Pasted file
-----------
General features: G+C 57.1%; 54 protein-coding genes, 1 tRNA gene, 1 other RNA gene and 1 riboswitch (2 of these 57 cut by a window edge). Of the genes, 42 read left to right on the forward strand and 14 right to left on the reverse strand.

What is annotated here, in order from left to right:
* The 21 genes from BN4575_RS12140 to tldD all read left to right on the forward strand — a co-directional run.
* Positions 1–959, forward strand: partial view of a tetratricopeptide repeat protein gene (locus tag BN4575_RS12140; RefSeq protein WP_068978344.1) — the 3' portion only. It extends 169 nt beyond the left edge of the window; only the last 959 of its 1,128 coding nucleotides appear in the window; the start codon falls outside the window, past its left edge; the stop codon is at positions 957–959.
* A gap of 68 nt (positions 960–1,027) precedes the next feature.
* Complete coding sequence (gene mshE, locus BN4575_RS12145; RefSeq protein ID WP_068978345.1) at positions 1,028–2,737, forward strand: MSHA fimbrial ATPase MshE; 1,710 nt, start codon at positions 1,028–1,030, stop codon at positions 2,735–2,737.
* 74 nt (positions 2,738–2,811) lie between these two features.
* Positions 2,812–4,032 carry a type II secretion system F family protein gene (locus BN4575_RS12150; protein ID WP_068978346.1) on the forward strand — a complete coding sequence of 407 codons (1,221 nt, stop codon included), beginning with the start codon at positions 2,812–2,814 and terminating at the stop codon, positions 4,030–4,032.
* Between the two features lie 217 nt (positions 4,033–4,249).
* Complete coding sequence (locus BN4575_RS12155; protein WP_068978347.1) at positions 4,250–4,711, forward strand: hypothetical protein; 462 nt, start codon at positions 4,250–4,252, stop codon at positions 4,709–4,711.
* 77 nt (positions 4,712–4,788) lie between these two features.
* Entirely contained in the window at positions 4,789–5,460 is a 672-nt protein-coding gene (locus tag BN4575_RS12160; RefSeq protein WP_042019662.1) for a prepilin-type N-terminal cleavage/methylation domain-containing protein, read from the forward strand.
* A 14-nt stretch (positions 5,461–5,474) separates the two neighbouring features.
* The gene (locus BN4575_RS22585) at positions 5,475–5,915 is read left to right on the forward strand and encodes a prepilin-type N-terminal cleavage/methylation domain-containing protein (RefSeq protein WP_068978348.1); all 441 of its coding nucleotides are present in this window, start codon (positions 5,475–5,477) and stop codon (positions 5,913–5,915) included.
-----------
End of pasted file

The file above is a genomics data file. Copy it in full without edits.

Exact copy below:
General features: G+C 57.1%; 54 protein-coding genes, 1 tRNA gene, 1 other RNA gene and 1 riboswitch (2 of these 57 cut by a window edge). Of the genes, 42 read left to right on the forward strand and 14 right to left on the reverse strand.

What is annotated here, in order from left to right:
* The 21 genes from BN4575_RS12140 to tldD all read left to right on the forward strand — a co-directional run.
* Positions 1–959, forward strand: partial view of a tetratricopeptide repeat protein gene (locus tag BN4575_RS12140; RefSeq protein WP_068978344.1) — the 3' portion only. It extends 169 nt beyond the left edge of the window; only the last 959 of its 1,128 coding nucleotides appear in the window; the start codon falls outside the window, past its left edge; the stop codon is at positions 957–959.
* A gap of 68 nt (positions 960–1,027) precedes the next feature.
* Complete coding sequence (gene mshE, locus BN4575_RS12145; RefSeq protein ID WP_068978345.1) at positions 1,028–2,737, forward strand: MSHA fimbrial ATPase MshE; 1,710 nt, start codon at positions 1,028–1,030, stop codon at positions 2,735–2,737.
* 74 nt (positions 2,738–2,811) lie between these two features.
* Positions 2,812–4,032 carry a type II secretion system F family protein gene (locus BN4575_RS12150; protein ID WP_068978346.1) on the forward strand — a complete coding sequence of 407 codons (1,221 nt, stop codon included), beginning with the start codon at positions 2,812–2,814 and terminating at the stop codon, positions 4,030–4,032.
* Between the two features lie 217 nt (positions 4,033–4,249).
* Complete coding sequence (locus BN4575_RS12155; protein WP_068978347.1) at positions 4,250–4,711, forward strand: hypothetical protein; 462 nt, start codon at positions 4,250–4,252, stop codon at positions 4,709–4,711.
* 77 nt (positions 4,712–4,788) lie between these two features.
* Entirely contained in the window at positions 4,789–5,460 is a 672-nt protein-coding gene (locus tag BN4575_RS12160; RefSeq protein WP_042019662.1) for a prepilin-type N-terminal cleavage/methylation domain-containing protein, read from the forward strand.
* A 14-nt stretch (positions 5,461–5,474) separates the two neighbouring features.
* The gene (locus BN4575_RS22585) at positions 5,475–5,915 is read left to right on the forward strand and encodes a prepilin-type N-terminal cleavage/methylation domain-containing protein (RefSeq protein WP_068978348.1); all 441 of its coding nucleotides are present in this window, start codon (positions 5,475–5,477) and stop codon (positions 5,913–5,915) included.